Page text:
By D. Jake Sagehorn
Within four years is it possible the CMO will spend more on IT than the CIO? Gartner research says not only is it possible, it’s on its way and the reason is mobility.
The world of mobility is fraught with acronyms like BYOD, 3G, 4G, LTE, MPLS, VoIP . . . and to the enterprise all this sounds like alphabet soup. Why should leaders care about this technology hodgepodge? The reason is because mobility has risen to be one of the top three business issues CIOs are addressing because IT departments are patching together disparate solutions to manage mobile apps, device provisioning, security, inventory, usage management, and help desk services.
Senior leaders are addressing an increasingly mobile workforce and improved business processes across all functional work areas with mobility solutions improving performance. Industry uses include: asset tracking, maintenance of vehicles, and improved targeted marketing campaigns for consumer goods. Mobile is also leveraging the intersection of carrier networks like those of AT&T or Verizon, mobility apps (software) and new mobility hardware platforms allowing for central control – regardless of device type, operating system, manufacturer or whether devices are inside the enterprise or out in the field.
Technology advances are being used to leap frog the competition and offer new ways of growing revenues, while offering lower costs with improved ROI and life cycle management. Mobility also challenges the IT status quo and organizations need to rapidly adjust.
Executing mobile well comes in four pieces: strategy, networks, software applications and devices. Mobility comprises all components of the technology ecosystem including servers, applications, security, data, wireline and wireless networks, devices and user support.
Mobility Begins with Strategy
Building mobility solutions starts with “the art of the possible.” What could be accomplished by starting with a “clean slate” and no legacy constraints? The strategy and planning process leverages goals and objectives to clearly determine how to serve and grow the customer base or support internal employees. This work creates an output equivalent to a coach’s playbook.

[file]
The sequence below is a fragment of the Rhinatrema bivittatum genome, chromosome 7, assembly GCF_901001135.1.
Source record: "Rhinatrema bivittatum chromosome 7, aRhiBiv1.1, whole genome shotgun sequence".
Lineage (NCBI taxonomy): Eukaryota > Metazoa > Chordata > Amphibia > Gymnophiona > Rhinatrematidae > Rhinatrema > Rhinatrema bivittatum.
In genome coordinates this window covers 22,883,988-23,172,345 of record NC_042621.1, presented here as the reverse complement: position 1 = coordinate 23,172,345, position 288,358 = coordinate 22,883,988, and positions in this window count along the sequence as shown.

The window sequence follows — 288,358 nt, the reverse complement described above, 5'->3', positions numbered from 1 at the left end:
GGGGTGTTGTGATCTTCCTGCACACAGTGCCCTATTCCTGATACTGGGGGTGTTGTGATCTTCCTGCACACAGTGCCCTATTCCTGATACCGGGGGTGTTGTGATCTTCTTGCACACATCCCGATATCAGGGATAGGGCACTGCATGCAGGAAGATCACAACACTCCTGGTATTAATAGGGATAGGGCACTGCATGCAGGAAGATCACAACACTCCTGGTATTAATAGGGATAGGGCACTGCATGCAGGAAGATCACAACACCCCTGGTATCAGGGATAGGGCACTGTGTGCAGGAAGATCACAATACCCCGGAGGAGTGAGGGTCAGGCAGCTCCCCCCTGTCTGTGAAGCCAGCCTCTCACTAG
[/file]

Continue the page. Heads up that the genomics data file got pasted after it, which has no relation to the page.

From the playbook, a mobile strategy becomes the way to connect a user to a company’s technology ecosystem – regardless of device, location or network access. Mobility is more than just being wireless . . . it is about the user, not the venue.
Have proprietary software programs and offsite workers? Employees who are “all mobile” need connectivity to business application software to do their jobs. Connectivity comes in many versions: WI-FI connectivity, LAN (local area networks) connectivity, VPN (virtual private network), MPLS and offsite cellular data connectivity are required for workers to access information. All these network examples used to be separate and unrelated to each other. By leveraging newer network technologies, the legacy unrelated networks can be integrated and act as a single “cloud” network to support the user.
In addition to integrating networks, there are new connectivity features such as presence (Busy – In meeting); “single number” for both cellular phones and office phones to interoperate, and single voice mailboxes. All these changes are a good reason to renegotiate an existing telecom contract with re-engineered services to ensure networks will be architected to make complexity simpler while achieving lower unit costs.
Mobile Software Applications